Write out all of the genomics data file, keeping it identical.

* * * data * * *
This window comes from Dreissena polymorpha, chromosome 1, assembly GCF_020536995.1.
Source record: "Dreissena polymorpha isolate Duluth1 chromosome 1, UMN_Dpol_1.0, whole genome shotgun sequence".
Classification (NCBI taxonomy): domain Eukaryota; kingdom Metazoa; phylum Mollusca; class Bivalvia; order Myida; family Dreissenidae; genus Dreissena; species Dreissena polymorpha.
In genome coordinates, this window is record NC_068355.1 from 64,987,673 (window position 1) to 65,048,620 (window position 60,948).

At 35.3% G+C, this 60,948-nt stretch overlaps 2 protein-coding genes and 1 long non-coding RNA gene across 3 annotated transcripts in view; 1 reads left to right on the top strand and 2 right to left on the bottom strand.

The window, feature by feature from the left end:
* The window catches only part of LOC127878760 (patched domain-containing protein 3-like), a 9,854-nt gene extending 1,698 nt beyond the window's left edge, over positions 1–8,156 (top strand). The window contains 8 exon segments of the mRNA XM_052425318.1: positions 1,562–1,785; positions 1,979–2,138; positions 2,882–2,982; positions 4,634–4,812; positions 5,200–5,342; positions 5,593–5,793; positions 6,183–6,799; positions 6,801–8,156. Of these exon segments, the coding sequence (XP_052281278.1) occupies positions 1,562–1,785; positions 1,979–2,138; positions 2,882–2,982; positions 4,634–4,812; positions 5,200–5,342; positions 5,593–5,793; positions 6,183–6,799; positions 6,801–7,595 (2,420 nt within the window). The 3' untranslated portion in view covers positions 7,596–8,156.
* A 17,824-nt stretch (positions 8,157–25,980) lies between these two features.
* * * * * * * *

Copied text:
This window comes from Dreissena polymorpha, chromosome 1, assembly GCF_020536995.1.
Source record: "Dreissena polymorpha isolate Duluth1 chromosome 1, UMN_Dpol_1.0, whole genome shotgun sequence".
Classification (NCBI taxonomy): domain Eukaryota; kingdom Metazoa; phylum Mollusca; class Bivalvia; order Myida; family Dreissenidae; genus Dreissena; species Dreissena polymorpha.
In genome coordinates, this window is record NC_068355.1 from 64,987,673 (window position 1) to 65,048,620 (window position 60,948).

At 35.3% G+C, this 60,948-nt stretch overlaps 2 protein-coding genes and 1 long non-coding RNA gene across 3 annotated transcripts in view; 1 reads left to right on the top strand and 2 right to left on the bottom strand.

The window, feature by feature from the left end:
* The window catches only part of LOC127878760 (patched domain-containing protein 3-like), a 9,854-nt gene extending 1,698 nt beyond the window's left edge, over positions 1–8,156 (top strand). The window contains 8 exon segments of the mRNA XM_052425318.1: positions 1,562–1,785; positions 1,979–2,138; positions 2,882–2,982; positions 4,634–4,812; positions 5,200–5,342; positions 5,593–5,793; positions 6,183–6,799; positions 6,801–8,156. Of these exon segments, the coding sequence (XP_052281278.1) occupies positions 1,562–1,785; positions 1,979–2,138; positions 2,882–2,982; positions 4,634–4,812; positions 5,200–5,342; positions 5,593–5,793; positions 6,183–6,799; positions 6,801–7,595 (2,420 nt within the window). The 3' untranslated portion in view covers positions 7,596–8,156.
* A 17,824-nt stretch (positions 8,157–25,980) lies between these two features.